"King of the Dead" Book Review
Written by Steve Pattee
Published by Tor Books
Written by Joseph Nassise
2012, 352 pages, Fiction
Released on November 27th, 2012
In general, book series and sequels are often better than film franchises. David Wellington's "Monster" series (Monster Island, Monster Nation, and Monster Planet) and F. Paul Wilson's “Repairman Jack” novels are but just two examples that come to mind where each book is a welcome addition to that writer's universe. I have on deck the sequels to Graeme Reynolds' High Moor and Dana Fredsti's Plague Town, and I am confident I will enjoy both because statistically it's inevitable. The same can't be said of movies. You can't say that every Hellraiser movie is worth watching. Or every Friday the 13th, A Nightmare on Elm Street, or the numerous other film sequels, prequels and reboots that populate the genre. No doubt this is due to the fact that the creators of the first generally don't have much participation in the movies that follow, unlike in books where the same author is writing the newest addition each time (for the most part). So, as you can imagine, when Joe Nassise's King of the Dead (his sequel to the very fun Eyes to See) came across my plate, I had my usual expectations of this type of novel: high. I was not disappointed.
King of the Dead picks up not long after the events of Eyes to See. Our heroes – Jeremiah Hunt, Dmitri Alexandrov, and Denise Clearwater – are on the run and hiding out from the FBI and police as Hunt is a suspected serial killer and Dmitri is wanted as an accessory. While Denise has flown under the radar up to this point, it's only a matter of time before she's marked as a known accomplice of Hunt's.
The three have done a pretty good job of avoiding the law, living on the beach in New Jersey, but when Denise, a psychic and witch, has a series of visions that draws her to New Orleans, the trio head down south to see what's what. Turns out, something is killing those with special abilities in The Big Easy, and Hunt, Denise, and Dmitri join forces with Simon, the Lord Marshall (aka the sheriff who resides over those with magical powers) in New Orleans, to find out who is killing the gifted, and why.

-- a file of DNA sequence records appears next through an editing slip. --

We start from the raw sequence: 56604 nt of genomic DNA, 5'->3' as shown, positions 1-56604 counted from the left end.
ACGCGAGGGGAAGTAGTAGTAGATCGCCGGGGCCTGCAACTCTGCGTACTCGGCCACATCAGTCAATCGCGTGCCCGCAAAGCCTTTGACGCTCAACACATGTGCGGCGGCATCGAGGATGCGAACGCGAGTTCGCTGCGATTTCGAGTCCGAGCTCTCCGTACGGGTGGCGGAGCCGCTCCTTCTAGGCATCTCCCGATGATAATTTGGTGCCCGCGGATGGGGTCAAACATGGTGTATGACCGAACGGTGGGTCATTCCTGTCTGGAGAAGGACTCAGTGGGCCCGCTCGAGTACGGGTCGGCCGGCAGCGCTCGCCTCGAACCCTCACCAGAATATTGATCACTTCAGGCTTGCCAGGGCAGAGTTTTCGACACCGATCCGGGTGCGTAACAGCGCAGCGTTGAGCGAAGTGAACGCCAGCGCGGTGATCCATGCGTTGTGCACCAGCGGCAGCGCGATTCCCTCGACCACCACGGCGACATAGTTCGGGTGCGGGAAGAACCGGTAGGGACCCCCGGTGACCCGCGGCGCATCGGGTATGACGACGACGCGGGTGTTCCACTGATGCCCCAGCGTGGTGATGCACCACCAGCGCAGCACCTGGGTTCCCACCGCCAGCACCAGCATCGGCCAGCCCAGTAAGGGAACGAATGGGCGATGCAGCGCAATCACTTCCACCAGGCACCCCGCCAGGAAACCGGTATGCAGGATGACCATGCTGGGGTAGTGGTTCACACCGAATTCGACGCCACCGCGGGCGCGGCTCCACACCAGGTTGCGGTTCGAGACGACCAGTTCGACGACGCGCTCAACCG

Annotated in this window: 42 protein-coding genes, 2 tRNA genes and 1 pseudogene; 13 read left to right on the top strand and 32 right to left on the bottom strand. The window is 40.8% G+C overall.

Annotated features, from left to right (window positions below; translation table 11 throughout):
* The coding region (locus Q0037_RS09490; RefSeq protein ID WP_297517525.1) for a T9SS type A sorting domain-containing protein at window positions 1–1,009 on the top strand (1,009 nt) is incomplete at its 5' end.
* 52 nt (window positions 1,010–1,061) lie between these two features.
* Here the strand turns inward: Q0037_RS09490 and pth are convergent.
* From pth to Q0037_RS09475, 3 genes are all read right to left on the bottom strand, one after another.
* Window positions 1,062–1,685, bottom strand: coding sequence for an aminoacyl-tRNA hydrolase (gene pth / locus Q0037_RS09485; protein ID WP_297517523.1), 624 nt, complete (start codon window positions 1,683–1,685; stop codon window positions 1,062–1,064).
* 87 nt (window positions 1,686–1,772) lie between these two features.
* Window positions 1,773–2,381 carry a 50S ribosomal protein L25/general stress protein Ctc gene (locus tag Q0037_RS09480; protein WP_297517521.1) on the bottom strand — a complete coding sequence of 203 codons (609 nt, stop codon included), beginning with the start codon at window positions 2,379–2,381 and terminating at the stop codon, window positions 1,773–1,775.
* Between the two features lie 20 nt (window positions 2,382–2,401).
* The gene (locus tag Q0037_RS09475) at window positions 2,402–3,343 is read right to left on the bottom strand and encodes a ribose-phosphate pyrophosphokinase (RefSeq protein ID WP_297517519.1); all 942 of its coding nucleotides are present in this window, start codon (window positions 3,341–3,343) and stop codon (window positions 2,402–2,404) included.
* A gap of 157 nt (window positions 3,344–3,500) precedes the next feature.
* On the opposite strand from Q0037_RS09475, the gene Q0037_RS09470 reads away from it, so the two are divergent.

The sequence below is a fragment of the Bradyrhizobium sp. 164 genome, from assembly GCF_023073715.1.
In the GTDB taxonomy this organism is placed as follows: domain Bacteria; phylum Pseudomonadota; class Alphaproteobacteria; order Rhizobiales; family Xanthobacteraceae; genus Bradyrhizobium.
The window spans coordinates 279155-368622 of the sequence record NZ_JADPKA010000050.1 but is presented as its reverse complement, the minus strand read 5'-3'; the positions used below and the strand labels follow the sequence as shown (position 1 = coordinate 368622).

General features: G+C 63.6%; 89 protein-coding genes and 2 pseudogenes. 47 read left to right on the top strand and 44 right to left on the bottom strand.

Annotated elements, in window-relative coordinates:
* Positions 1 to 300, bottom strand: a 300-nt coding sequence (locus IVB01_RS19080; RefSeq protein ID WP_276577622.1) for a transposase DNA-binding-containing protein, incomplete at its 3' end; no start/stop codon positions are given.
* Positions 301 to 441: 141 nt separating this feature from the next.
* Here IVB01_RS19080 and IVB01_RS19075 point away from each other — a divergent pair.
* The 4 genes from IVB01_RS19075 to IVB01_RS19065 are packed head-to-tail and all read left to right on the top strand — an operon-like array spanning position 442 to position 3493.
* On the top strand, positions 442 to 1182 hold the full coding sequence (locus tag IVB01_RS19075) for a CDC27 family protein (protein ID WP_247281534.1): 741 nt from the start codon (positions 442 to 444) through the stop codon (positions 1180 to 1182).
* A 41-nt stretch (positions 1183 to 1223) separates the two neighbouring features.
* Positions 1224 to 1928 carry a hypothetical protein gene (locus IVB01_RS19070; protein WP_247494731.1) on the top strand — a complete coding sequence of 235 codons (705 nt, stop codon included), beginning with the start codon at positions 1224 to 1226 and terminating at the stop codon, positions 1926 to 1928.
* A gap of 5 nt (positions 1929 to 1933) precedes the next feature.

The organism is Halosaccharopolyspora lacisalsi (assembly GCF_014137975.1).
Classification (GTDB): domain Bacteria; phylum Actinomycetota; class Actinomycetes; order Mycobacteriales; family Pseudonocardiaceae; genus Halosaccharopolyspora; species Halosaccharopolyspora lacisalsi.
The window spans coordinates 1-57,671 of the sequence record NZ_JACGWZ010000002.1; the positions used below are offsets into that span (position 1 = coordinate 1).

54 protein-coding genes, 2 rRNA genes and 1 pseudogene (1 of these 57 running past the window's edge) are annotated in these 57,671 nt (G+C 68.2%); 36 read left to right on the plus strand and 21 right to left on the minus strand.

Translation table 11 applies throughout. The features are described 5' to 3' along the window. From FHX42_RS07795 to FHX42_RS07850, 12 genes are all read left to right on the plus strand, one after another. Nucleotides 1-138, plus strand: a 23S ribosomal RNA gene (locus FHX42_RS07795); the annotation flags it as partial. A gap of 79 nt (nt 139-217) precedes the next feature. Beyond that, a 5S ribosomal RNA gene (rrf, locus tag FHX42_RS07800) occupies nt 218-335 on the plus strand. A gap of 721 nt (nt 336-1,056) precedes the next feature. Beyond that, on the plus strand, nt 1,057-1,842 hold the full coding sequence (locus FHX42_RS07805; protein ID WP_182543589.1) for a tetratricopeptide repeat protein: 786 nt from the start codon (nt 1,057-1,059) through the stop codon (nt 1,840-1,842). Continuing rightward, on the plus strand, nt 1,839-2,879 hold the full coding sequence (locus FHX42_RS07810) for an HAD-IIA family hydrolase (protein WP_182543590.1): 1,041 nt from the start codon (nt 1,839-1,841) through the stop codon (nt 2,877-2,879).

Provided there is a talented author behind writing it, books in a series will often stay consistent in quality from the first book onward. Joseph Nassise is a talented writer. Not only is King of the Dead every bit as good as Eyes to See, in some ways it's even better. Eyes to See did what every first novel in a projected series is expected to: it introduced the key players and laid the groundwork for what's to come. In that first book of the Jeremiah Hunt chronicles, we learned how Hunt got the ability to see the dead (magic), how much power Denise has (a lot), and were teased on how much of a badass Dmitri is. In King of the Dead, things move faster, as the basics are already out of the way. This affords Nassise to really cut loose with his characters, which is a special treat for us readers because if you thought Dmitri was a formidable foe before, wait until you see him in action here. The man is a force to be reckoned with.
King of the Dead is told in both first- and third-person narrative, the former being Hunt's point of view and the latter being Denise's. This is an interesting approach, one I don't come across that often, and I'm on the fence about it. One part of me feels it can take away the mystery of things. Instead of just knowing what Hunt knows, you get Denise's knowledge as well. Since this is a supernatural/mystery/thriller, I'm not averse to being kept in the dark on certain aspects of the story. But the other part of me is fine with it, as long as it's handled well. Fortunately, that's the case here. Both characters are just as clueless on why things are happening with the same goal in mind. It's just two sides of the same story. (And don't worry, the different narratives are done by chapter, with the name of whose point of view it is at the heading of each. There is no confusion.)
If you read and enjoyed Eyes to See, this one is a no-brainer. It's every bit of good as that, with more action, more victims, more monsters, more ghosts, and more of Dmitri kicking ass. King of the Dead can easily be read without reading Eyes to See as Nassise does a pretty good job of getting you caught up to where you need to be without giving away too much. However, I shouldn't have to tell you to read them in order because you'll have a better experience. Either way, King of the Dead is one to read if you enjoy a little thriller with your horror.
This page includes affiliate links where Horror DNA may receive a small commission at no extra cost to you.